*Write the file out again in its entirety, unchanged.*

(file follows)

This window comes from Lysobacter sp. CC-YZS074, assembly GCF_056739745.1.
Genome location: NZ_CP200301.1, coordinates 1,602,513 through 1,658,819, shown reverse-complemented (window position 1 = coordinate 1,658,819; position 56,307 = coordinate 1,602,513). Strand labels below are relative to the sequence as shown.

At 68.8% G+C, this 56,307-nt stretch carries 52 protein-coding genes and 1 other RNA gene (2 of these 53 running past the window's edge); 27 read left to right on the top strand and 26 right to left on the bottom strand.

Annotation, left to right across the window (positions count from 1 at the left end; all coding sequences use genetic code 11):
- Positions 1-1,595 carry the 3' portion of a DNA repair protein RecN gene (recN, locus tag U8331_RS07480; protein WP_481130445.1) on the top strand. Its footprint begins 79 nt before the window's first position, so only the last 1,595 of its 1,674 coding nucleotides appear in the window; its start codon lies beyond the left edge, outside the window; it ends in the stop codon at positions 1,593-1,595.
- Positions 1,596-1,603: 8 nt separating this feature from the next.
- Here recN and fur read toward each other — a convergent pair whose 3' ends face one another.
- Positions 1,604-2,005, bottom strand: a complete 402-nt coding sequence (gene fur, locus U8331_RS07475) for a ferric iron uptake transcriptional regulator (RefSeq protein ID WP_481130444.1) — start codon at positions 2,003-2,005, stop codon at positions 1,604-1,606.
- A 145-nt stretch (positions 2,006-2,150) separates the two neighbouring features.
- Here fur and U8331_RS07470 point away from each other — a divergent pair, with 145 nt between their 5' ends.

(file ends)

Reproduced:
This window comes from Lysobacter sp. CC-YZS074, assembly GCF_056739745.1.
Genome location: NZ_CP200301.1, coordinates 1,602,513 through 1,658,819, shown reverse-complemented (window position 1 = coordinate 1,658,819; position 56,307 = coordinate 1,602,513). Strand labels below are relative to the sequence as shown.

At 68.8% G+C, this 56,307-nt stretch carries 52 protein-coding genes and 1 other RNA gene (2 of these 53 running past the window's edge); 27 read left to right on the top strand and 26 right to left on the bottom strand.

Annotation, left to right across the window (positions count from 1 at the left end; all coding sequences use genetic code 11):
- Positions 1-1,595 carry the 3' portion of a DNA repair protein RecN gene (recN, locus tag U8331_RS07480; protein WP_481130445.1) on the top strand. Its footprint begins 79 nt before the window's first position, so only the last 1,595 of its 1,674 coding nucleotides appear in the window; its start codon lies beyond the left edge, outside the window; it ends in the stop codon at positions 1,593-1,595.
- Positions 1,596-1,603: 8 nt separating this feature from the next.
- Here recN and fur read toward each other — a convergent pair whose 3' ends face one another.
- Positions 1,604-2,005, bottom strand: a complete 402-nt coding sequence (gene fur, locus U8331_RS07475) for a ferric iron uptake transcriptional regulator (RefSeq protein ID WP_481130444.1) — start codon at positions 2,003-2,005, stop codon at positions 1,604-1,606.
- A 145-nt stretch (positions 2,006-2,150) separates the two neighbouring features.
- Here fur and U8331_RS07470 point away from each other — a divergent pair, with 145 nt between their 5' ends.